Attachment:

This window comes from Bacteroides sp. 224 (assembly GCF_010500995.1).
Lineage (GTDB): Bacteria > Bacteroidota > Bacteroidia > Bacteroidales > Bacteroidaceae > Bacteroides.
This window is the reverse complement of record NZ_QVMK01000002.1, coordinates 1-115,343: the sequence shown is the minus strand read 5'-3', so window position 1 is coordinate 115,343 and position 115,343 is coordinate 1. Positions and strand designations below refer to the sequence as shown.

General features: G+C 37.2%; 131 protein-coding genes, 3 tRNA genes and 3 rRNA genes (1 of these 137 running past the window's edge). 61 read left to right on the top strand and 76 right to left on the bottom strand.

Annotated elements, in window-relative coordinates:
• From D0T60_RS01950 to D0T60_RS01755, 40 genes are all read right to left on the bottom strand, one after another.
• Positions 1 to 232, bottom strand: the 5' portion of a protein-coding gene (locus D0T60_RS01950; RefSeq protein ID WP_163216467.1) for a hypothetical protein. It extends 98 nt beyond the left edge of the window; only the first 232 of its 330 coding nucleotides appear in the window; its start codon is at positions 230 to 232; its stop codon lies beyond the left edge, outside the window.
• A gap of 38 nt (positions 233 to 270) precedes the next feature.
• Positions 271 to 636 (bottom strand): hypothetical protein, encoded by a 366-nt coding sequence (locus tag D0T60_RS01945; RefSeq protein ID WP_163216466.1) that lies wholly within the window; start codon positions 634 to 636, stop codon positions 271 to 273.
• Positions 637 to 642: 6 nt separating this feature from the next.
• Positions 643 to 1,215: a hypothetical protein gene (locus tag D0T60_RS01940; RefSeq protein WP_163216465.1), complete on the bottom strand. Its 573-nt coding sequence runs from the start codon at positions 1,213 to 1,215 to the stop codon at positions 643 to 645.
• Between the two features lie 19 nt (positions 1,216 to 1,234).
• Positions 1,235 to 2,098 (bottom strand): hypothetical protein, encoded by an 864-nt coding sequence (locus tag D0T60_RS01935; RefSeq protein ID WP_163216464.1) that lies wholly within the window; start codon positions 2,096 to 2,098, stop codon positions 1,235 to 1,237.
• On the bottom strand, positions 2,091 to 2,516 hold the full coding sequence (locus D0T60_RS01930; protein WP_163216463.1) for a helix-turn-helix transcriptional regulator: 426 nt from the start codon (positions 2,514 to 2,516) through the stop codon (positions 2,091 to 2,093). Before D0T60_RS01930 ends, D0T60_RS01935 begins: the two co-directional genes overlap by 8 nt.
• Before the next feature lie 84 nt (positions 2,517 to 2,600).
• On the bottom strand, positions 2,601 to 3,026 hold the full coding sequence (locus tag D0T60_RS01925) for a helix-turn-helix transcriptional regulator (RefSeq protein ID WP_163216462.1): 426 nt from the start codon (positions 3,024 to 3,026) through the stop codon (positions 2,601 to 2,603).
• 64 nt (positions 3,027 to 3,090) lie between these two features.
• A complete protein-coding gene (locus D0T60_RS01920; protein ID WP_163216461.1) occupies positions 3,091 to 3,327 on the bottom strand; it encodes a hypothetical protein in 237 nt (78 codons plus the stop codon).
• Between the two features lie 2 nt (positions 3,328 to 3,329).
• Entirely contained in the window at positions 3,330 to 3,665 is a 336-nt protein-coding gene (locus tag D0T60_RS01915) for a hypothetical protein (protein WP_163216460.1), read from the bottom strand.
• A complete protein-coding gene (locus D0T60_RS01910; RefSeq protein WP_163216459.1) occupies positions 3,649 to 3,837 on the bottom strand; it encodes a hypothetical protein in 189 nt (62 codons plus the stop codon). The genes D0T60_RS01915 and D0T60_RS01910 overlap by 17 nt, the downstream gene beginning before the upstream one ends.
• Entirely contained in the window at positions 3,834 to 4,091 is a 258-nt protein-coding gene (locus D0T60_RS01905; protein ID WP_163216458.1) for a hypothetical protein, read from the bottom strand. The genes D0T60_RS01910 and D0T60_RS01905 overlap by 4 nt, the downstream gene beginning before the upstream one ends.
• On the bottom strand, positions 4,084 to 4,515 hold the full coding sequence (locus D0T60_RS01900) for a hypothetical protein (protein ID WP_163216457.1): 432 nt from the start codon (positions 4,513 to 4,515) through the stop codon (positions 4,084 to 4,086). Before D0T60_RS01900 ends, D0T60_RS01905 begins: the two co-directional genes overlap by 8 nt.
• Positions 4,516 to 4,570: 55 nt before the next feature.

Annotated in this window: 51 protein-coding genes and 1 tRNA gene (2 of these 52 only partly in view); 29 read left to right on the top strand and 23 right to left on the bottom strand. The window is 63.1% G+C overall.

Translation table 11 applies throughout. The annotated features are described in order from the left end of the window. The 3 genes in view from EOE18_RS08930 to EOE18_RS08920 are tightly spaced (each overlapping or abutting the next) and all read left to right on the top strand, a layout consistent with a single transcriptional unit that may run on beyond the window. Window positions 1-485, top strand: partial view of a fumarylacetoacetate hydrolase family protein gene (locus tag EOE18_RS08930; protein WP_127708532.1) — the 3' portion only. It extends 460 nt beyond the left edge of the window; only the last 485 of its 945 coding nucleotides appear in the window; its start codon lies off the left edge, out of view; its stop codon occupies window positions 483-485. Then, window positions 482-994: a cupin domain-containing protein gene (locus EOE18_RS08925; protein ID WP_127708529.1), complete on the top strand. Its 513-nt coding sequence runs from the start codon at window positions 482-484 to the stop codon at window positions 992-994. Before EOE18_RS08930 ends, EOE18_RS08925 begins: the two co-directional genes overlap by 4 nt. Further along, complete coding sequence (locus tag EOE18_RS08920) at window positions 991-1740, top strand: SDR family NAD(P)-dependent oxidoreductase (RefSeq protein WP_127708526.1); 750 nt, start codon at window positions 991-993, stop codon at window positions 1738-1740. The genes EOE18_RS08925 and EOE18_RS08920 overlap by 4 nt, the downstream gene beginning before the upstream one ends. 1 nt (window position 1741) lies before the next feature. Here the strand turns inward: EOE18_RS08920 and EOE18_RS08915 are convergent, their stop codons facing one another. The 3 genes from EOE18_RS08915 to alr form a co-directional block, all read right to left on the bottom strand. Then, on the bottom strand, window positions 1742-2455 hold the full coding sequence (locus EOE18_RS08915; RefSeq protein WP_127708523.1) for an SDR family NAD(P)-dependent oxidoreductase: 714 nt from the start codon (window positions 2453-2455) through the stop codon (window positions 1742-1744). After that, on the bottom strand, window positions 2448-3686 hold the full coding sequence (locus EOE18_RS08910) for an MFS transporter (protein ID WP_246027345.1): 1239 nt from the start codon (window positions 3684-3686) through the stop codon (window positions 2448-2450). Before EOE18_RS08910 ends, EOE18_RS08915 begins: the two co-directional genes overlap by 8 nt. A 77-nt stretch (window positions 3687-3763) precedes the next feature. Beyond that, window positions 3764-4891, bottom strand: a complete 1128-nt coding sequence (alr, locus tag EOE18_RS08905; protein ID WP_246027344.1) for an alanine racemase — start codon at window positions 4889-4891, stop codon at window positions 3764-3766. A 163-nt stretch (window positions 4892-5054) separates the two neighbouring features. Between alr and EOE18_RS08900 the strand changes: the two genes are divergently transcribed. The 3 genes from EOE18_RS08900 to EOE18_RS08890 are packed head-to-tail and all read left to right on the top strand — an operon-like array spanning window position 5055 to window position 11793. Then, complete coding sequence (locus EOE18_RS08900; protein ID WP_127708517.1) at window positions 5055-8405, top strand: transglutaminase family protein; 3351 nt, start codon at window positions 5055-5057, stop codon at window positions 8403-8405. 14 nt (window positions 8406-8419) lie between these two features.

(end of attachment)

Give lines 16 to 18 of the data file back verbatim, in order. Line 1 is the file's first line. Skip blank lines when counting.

• On the bottom strand, positions 2,601 to 3,026 hold the full coding sequence (locus tag D0T60_RS01925) for a helix-turn-helix transcriptional regulator (RefSeq protein ID WP_163216462.1): 426 nt from the start codon (positions 3,024 to 3,026) through the stop codon (positions 2,601 to 2,603).
• 64 nt (positions 3,027 to 3,090) lie between these two features.
• A complete protein-coding gene (locus D0T60_RS01920; protein ID WP_163216461.1) occupies positions 3,091 to 3,327 on the bottom strand; it encodes a hypothetical protein in 237 nt (78 codons plus the stop codon).